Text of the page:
"Spin It On" was written in Scotland, it hints at the punk/new wave styles featuring nonsensical lyrics during the verses while the chorus refers to sex. "Again and Again and Again", composed by Laine, was the only track on the album that was not written by McCartney. The song was originally two separate pieces that were put together to have a complete song, after McCartney's recommendation. "Old Siam, Sir", with similar styles of "Spin It On", is about a woman who went to the UK from a village called Siam to find a man to marry. The woman nearly marries someone, but after speaking with a relative she goes back to Siam. During rehearsals, the song just consisted of a four-note riff, before being finished by McCartney and Laine later on. "Arrow Through Me" is sung from the singer's point-of-view as a rejected lover. "Rockestra Theme" is an instrumental that follows the pattern of intro-verse-bridge-verse-bridge-verse-outro. The bass line is similar to that of earlier McCartney-written songs "Dear Friend" and "Beware My Love".
In "To You", the singer repeatedly questions his love if she would enjoy people acting towards her badly in a way she treated the singer. Later on the singer mentions that if it were to happen, he would be able to handle the situation. The guitar solo, played by Juber with the aid of an Avonside harmonizer, was altered by McCartney by changing the harmonizer's settings while the latter was in the control room at the time Juber was recording the solo. The two gospel-influenced pieces that made up "After the Ball/Million Miles" were deemed by McCartney as not being of high quality to be left as separate tracks, thus combining them into a medley. The two are linked by a guitar solo; the structure of "After the Ball" is chorus-verse-chorus with "Million Miles" being its outro. The lyrics of "After the Ball" express an intimate tone in that the singer looks for forgiveness. "After the Ball/Million Miles" is followed by another medley, "Winter Rose/Love Awake"; "Winter Rose" had been demoed by McCartney alone in his home studio, Rude Studio, in 1977. "Winter Rose" consists of one verse and chorus, and "Love Awake" consists of two choruses, another verse and an outro. In the verse, the singer would bring his lover a rose for the forthcoming winter, in the chorus the singer talks about how the rose represents their love.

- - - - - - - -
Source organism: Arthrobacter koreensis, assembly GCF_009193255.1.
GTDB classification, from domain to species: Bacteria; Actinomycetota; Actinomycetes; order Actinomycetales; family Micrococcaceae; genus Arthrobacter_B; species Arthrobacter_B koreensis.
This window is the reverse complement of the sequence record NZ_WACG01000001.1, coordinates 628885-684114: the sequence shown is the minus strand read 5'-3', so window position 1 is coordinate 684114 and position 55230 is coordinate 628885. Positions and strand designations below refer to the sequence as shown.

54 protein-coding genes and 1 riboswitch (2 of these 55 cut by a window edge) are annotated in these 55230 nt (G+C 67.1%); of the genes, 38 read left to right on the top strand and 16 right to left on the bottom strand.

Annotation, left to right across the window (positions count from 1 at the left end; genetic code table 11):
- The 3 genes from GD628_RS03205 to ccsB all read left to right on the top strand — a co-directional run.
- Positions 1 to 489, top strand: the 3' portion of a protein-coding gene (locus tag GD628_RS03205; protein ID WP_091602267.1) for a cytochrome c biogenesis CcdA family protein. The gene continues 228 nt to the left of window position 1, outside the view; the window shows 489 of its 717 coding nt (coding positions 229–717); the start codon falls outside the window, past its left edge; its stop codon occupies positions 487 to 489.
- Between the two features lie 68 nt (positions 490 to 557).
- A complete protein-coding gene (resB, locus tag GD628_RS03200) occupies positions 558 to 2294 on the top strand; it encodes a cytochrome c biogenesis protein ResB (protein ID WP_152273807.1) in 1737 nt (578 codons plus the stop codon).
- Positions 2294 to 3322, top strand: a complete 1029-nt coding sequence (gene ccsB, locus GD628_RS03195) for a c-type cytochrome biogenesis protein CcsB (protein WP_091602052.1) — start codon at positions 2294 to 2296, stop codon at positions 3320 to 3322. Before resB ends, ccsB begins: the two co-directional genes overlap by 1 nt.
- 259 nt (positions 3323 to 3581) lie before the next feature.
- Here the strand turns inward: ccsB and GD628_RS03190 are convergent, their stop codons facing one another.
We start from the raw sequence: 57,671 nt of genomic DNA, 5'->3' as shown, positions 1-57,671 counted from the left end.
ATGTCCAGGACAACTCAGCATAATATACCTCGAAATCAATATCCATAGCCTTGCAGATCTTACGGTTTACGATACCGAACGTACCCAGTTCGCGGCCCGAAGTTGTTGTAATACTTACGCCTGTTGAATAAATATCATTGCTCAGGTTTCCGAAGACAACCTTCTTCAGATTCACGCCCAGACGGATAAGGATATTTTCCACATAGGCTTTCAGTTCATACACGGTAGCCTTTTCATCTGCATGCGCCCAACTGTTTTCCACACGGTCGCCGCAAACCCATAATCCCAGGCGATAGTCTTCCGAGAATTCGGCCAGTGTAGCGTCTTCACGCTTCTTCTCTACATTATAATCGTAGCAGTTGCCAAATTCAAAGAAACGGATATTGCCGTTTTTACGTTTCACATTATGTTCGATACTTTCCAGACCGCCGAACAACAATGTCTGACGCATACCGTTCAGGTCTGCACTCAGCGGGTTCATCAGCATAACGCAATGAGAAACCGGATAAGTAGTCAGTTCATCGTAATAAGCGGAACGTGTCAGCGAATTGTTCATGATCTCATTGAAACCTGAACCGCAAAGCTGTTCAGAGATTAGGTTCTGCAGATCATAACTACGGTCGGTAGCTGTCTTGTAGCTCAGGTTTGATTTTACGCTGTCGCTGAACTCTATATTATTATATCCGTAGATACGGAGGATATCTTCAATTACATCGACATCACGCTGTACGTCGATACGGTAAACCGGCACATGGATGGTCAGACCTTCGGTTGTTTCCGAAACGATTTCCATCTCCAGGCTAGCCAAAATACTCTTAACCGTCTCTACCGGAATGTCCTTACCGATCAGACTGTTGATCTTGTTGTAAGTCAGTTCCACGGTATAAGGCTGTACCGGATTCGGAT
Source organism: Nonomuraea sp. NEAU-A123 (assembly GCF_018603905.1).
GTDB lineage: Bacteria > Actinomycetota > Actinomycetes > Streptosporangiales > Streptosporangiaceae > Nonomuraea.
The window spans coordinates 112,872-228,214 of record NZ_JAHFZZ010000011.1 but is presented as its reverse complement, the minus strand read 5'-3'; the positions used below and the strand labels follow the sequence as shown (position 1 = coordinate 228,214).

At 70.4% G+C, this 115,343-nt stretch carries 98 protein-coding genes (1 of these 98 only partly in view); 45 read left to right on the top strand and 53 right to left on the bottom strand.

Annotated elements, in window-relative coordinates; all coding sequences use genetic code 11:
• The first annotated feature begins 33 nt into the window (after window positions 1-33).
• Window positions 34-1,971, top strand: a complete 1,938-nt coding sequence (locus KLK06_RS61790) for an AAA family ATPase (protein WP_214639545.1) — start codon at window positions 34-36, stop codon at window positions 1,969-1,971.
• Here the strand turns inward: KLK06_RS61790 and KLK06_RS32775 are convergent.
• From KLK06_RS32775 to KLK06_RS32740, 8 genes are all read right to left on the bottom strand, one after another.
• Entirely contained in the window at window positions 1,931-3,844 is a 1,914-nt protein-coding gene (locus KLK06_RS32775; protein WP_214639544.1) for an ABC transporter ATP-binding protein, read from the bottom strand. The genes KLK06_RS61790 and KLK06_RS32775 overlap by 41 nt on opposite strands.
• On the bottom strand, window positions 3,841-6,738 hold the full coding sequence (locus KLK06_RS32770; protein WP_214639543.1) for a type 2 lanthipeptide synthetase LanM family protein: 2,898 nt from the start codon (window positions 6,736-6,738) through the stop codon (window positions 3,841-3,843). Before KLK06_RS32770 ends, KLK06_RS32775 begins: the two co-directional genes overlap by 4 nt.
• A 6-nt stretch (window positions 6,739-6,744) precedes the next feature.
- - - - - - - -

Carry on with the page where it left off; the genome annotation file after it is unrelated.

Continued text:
"The Broadcast" is an instrumental that is meant to give the impression of several radio stations interlaced. It features readings by Harold Margary of the books The Sport of Kings by Ian Hay and The Little Man by Jon Galsworthy. "So Glad to See You Here" follows a repeat of verse-verse-chorus and finishing off with a verse-link(instrumental)-outro structure. The verses involve the singer asking a friend over to their house, while in the chorus the singer greets their friend when they arrive. During the outro, a line from "We're Open Tonight" can be heard. "Baby's Request" was planned to be recorded by the Mills Brothers, after McCartney had showed him a demo of it he recorded, but did not happen after they had asked McCartney to pay them for recording it. As a result, the McCartney demo appears on the album.
On 29 June 1978, Wings settled into Spirit of Ranachan Studios on McCartney's farm in Scotland. Recording there lasted until 27 July,[nb 2] with the songs recorded as follows: "To You", "Arrow Through Me", the Laine–written "Again and Again and Again", "Winter Rose", "Love Awake", "Old Siam, Sir",[nb 3] "Spin It On", "Ballroom Dancing", "Cage", "Crawl of the Wild", "Maisie" and "Weep for Love".[nb 4] Sessions were paused to allow for summer holidays, with recording recommencing on 11 September at Lympne Castle in Kent until 29 September. Tracks record were: "We're Open Tonight", another version of "Love Awake", "After the Ball", "Million Miles" and "The Broadcast".
Sessions then moved to Abbey Road Studios on 3 October. On this day, Wings recorded two tracks, "Rockestra Theme" and "So Glad to See You Here" with many celebrity guests under the heading of Rockestra. Equipment used for this session included 60 microphones, a pair of mixing consoles and a 16-track recording desk. James Honeyman-Scott of the Pretenders, Hank Marvin of The Shadows, The Who's Pete Townshend, Pink Floyd's David Gilmour, Led Zeppelin's John Paul Jones, John Bonham and The Attractions's Bruce Thomas all took part.[nb 5] Also featured was the brass section for the Wings at the Speed of Sound tour and Wings Over America tour, consisting of Howie Casey, Tony Dorsey, Thaddeus Richard and Steve Howard. Keith Moon was to appear but had died shortly prior to the session; Jeff Beck and Eric Clapton were also scheduled to appear.